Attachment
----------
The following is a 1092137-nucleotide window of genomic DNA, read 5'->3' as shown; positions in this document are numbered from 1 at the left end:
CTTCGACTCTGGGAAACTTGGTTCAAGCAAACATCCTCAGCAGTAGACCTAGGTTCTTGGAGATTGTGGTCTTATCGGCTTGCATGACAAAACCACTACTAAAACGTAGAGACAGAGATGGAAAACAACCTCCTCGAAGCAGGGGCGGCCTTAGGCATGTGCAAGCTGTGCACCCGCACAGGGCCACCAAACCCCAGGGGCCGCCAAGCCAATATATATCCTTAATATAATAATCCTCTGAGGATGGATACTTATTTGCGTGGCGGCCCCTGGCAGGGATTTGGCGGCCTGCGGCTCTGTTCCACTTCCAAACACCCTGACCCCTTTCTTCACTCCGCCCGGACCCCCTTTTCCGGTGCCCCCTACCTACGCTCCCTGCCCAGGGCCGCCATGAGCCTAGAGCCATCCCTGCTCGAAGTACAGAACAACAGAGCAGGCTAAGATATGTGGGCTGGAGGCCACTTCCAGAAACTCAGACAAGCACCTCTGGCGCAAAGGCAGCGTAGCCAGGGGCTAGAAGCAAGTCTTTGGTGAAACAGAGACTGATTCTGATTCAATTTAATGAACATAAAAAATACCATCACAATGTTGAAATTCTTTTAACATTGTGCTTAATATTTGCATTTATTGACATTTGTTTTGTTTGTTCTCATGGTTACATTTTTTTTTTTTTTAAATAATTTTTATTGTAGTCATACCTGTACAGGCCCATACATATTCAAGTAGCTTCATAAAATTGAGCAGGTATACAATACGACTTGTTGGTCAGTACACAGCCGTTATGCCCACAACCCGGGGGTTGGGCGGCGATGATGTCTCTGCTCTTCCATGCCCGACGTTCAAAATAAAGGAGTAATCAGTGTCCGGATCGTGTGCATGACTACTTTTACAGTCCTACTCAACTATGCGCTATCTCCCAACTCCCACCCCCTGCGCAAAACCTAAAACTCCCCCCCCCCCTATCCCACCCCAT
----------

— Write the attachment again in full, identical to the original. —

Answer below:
The following is a 1092137-nucleotide window of genomic DNA, read 5'->3' as shown; positions in this document are numbered from 1 at the left end:
CTTCGACTCTGGGAAACTTGGTTCAAGCAAACATCCTCAGCAGTAGACCTAGGTTCTTGGAGATTGTGGTCTTATCGGCTTGCATGACAAAACCACTACTAAAACGTAGAGACAGAGATGGAAAACAACCTCCTCGAAGCAGGGGCGGCCTTAGGCATGTGCAAGCTGTGCACCCGCACAGGGCCACCAAACCCCAGGGGCCGCCAAGCCAATATATATCCTTAATATAATAATCCTCTGAGGATGGATACTTATTTGCGTGGCGGCCCCTGGCAGGGATTTGGCGGCCTGCGGCTCTGTTCCACTTCCAAACACCCTGACCCCTTTCTTCACTCCGCCCGGACCCCCTTTTCCGGTGCCCCCTACCTACGCTCCCTGCCCAGGGCCGCCATGAGCCTAGAGCCATCCCTGCTCGAAGTACAGAACAACAGAGCAGGCTAAGATATGTGGGCTGGAGGCCACTTCCAGAAACTCAGACAAGCACCTCTGGCGCAAAGGCAGCGTAGCCAGGGGCTAGAAGCAAGTCTTTGGTGAAACAGAGACTGATTCTGATTCAATTTAATGAACATAAAAAATACCATCACAATGTTGAAATTCTTTTAACATTGTGCTTAATATTTGCATTTATTGACATTTGTTTTGTTTGTTCTCATGGTTACATTTTTTTTTTTTTTAAATAATTTTTATTGTAGTCATACCTGTACAGGCCCATACATATTCAAGTAGCTTCATAAAATTGAGCAGGTATACAATACGACTTGTTGGTCAGTACACAGCCGTTATGCCCACAACCCGGGGGTTGGGCGGCGATGATGTCTCTGCTCTTCCATGCCCGACGTTCAAAATAAAGGAGTAATCAGTGTCCGGATCGTGTGCATGACTACTTTTACAGTCCTACTCAACTATGCGCTATCTCCCAACTCCCACCCCCTGCGCAAAACCTAAAACTCCCCCCCCCCCTATCCCACCCCAT